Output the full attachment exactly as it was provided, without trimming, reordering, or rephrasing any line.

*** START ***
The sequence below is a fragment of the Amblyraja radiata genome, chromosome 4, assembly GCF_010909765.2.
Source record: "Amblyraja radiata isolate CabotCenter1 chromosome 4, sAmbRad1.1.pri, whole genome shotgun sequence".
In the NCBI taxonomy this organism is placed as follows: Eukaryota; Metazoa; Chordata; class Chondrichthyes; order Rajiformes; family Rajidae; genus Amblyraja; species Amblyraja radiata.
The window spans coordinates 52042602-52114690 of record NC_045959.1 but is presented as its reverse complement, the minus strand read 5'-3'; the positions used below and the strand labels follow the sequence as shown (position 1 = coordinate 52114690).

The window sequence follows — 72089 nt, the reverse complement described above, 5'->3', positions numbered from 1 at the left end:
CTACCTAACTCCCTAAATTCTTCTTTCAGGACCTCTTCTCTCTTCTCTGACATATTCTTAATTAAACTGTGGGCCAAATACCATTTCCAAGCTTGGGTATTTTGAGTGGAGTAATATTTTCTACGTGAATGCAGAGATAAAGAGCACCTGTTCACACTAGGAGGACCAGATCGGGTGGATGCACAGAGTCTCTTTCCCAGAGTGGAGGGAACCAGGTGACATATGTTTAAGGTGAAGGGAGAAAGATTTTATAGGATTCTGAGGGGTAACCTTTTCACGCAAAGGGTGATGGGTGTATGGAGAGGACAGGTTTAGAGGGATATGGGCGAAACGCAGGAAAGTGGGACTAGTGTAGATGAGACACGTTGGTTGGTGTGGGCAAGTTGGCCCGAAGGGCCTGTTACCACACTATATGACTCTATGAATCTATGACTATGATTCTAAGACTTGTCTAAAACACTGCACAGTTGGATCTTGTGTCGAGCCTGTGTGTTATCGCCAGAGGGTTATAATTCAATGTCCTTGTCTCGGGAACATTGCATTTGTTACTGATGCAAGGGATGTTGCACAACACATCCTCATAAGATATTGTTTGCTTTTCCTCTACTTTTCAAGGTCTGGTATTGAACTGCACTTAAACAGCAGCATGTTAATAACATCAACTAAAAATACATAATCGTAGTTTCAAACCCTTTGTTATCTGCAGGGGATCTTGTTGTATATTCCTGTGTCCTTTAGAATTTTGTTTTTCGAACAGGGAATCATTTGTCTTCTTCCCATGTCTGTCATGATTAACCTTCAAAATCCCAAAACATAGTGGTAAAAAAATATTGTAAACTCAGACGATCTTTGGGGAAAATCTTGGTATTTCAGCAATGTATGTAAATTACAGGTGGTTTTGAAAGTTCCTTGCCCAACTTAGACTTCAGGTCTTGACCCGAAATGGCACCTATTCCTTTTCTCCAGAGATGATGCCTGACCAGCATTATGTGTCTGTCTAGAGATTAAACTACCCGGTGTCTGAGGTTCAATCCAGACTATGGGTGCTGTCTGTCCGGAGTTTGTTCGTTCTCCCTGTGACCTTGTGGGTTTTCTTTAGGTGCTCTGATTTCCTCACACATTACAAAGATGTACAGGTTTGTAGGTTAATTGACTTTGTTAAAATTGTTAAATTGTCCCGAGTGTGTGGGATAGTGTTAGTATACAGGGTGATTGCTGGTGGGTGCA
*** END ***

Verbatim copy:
The sequence below is a fragment of the Amblyraja radiata genome, chromosome 4, assembly GCF_010909765.2.
Source record: "Amblyraja radiata isolate CabotCenter1 chromosome 4, sAmbRad1.1.pri, whole genome shotgun sequence".
In the NCBI taxonomy this organism is placed as follows: Eukaryota; Metazoa; Chordata; class Chondrichthyes; order Rajiformes; family Rajidae; genus Amblyraja; species Amblyraja radiata.
The window spans coordinates 52042602-52114690 of record NC_045959.1 but is presented as its reverse complement, the minus strand read 5'-3'; the positions used below and the strand labels follow the sequence as shown (position 1 = coordinate 52114690).

The window sequence follows — 72089 nt, the reverse complement described above, 5'->3', positions numbered from 1 at the left end:
CTACCTAACTCCCTAAATTCTTCTTTCAGGACCTCTTCTCTCTTCTCTGACATATTCTTAATTAAACTGTGGGCCAAATACCATTTCCAAGCTTGGGTATTTTGAGTGGAGTAATATTTTCTACGTGAATGCAGAGATAAAGAGCACCTGTTCACACTAGGAGGACCAGATCGGGTGGATGCACAGAGTCTCTTTCCCAGAGTGGAGGGAACCAGGTGACATATGTTTAAGGTGAAGGGAGAAAGATTTTATAGGATTCTGAGGGGTAACCTTTTCACGCAAAGGGTGATGGGTGTATGGAGAGGACAGGTTTAGAGGGATATGGGCGAAACGCAGGAAAGTGGGACTAGTGTAGATGAGACACGTTGGTTGGTGTGGGCAAGTTGGCCCGAAGGGCCTGTTACCACACTATATGACTCTATGAATCTATGACTATGATTCTAAGACTTGTCTAAAACACTGCACAGTTGGATCTTGTGTCGAGCCTGTGTGTTATCGCCAGAGGGTTATAATTCAATGTCCTTGTCTCGGGAACATTGCATTTGTTACTGATGCAAGGGATGTTGCACAACACATCCTCATAAGATATTGTTTGCTTTTCCTCTACTTTTCAAGGTCTGGTATTGAACTGCACTTAAACAGCAGCATGTTAATAACATCAACTAAAAATACATAATCGTAGTTTCAAACCCTTTGTTATCTGCAGGGGATCTTGTTGTATATTCCTGTGTCCTTTAGAATTTTGTTTTTCGAACAGGGAATCATTTGTCTTCTTCCCATGTCTGTCATGATTAACCTTCAAAATCCCAAAACATAGTGGTAAAAAAATATTGTAAACTCAGACGATCTTTGGGGAAAATCTTGGTATTTCAGCAATGTATGTAAATTACAGGTGGTTTTGAAAGTTCCTTGCCCAACTTAGACTTCAGGTCTTGACCCGAAATGGCACCTATTCCTTTTCTCCAGAGATGATGCCTGACCAGCATTATGTGTCTGTCTAGAGATTAAACTACCCGGTGTCTGAGGTTCAATCCAGACTATGGGTGCTGTCTGTCCGGAGTTTGTTCGTTCTCCCTGTGACCTTGTGGGTTTTCTTTAGGTGCTCTGATTTCCTCACACATTACAAAGATGTACAGGTTTGTAGGTTAATTGACTTTGTTAAAATTGTTAAATTGTCCCGAGTGTGTGGGATAGTGTTAGTATACAGGGTGATTGCTGGTGGGTGCA